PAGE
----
Russell's of York was a familiar name for generations.

Thousands of children and adults had fond memories of buying their bikes from the firm, either in Lawrence Street, Clifford Street, or latterly Toft Green.

But in 2000, after 96 years, the firm closed for the last time.

This is an extract from an article that appeared in the Evening Press at that time:

The cycle shop was born four years into the last century when whizz-kid Charles Sidney Russell opened a shop on Lawrence Street. He was only 18, but already possessed a wealth of two-wheeled expertise. Mr Russell became such an authority that leading bike maker Raleigh would regularly canvas his opinions.

There was nothing he did not know about the bicycle. A trained motorcycle and bicycle builder, he opened a shop in Lawrence Street selling his hand-made models. Mr Russell would use fittings from British motorcycle manufacturers BSA to create customised motorbikes.

BSAs and Nortons motorcycles were always in stock, alongside Raleigh pedal bikes.

For a brief period he was also a motor dealer. He replaced his Lawrence Street premises with a purpose-built showroom, known originally as Russell's Central Cars. Now a storage depot, the modern design was another example of Mr Russell's pioneering mind.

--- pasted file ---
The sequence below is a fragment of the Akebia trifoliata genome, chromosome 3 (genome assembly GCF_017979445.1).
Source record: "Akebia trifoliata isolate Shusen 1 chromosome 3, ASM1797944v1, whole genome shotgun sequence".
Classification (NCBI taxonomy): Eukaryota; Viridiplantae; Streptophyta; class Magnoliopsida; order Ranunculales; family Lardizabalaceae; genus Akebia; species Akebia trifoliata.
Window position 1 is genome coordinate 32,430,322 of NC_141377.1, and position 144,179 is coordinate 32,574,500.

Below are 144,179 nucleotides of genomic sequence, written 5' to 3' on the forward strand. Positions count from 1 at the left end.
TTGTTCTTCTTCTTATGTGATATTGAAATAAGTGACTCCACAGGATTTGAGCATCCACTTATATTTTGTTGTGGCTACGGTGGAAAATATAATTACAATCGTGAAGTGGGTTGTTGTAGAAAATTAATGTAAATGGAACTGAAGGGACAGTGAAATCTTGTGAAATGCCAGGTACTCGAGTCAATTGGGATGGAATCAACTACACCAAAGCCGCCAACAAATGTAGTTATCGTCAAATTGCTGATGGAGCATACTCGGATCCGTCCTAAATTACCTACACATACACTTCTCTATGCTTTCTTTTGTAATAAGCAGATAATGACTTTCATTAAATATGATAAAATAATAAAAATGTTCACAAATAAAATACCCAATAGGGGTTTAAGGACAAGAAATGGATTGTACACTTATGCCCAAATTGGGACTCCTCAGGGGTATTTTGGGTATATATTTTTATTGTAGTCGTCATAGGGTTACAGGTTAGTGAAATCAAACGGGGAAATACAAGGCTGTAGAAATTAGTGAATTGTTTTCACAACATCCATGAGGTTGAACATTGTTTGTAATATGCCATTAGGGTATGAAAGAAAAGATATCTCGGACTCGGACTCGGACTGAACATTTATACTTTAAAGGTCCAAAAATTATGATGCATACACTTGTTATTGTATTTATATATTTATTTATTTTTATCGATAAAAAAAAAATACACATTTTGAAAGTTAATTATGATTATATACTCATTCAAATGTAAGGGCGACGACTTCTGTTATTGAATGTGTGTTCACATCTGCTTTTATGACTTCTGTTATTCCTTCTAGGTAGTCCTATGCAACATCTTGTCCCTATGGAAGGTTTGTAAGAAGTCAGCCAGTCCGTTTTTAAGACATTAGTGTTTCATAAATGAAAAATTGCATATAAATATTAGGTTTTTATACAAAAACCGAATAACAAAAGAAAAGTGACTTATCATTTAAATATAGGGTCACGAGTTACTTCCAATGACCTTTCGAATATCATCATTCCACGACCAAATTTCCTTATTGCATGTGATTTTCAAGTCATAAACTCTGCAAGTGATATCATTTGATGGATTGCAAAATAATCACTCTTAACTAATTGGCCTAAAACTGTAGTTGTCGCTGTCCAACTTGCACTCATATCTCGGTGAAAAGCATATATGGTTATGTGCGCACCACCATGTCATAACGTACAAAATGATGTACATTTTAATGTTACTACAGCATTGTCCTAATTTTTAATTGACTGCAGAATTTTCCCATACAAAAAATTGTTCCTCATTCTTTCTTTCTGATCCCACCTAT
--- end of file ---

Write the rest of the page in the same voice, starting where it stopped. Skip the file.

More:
The large display windows and light workshops above were just the thing to promote his machines. A lift was built inside to hoist cars to the top floor.

York Press:

From here he sold the first Raleigh mopeds in the 1920s. By 1929 business was good enough to see him open a second shop in Clifford Street. This was in the famous triangular premises that now house Caffe Uno.

Russell's was a real family business. The founder's son, Sidney, became managing director and later his daughters Suzanne and Shirley joined the board.

In 1964 the firm celebrated its diamond jubilee. By this time it was one of the largest cycling shops in the country.

Among the brands on sale then were the Viking Allsize Junior (£13 8s 6d), which could carry a child from his fourth year to his ninth by means of a simple adjustment system; and the top-of-the-range Raleigh Gran Sports model with ten-speed gears (£31 9s 6d). Russell's were by now also stockists of the Moulton small-wheeled cycle.

In 1986, CS Russell (York) Ltd closed down its Lawrence Street motorcycle depot, turning it into a purely cycle business for the first time. Four years later, the firm moved out of Clifford Street to its third, and what has proved its last, premises. It opened the Toft Green shop, once Crampton's salesroom, in November 1990.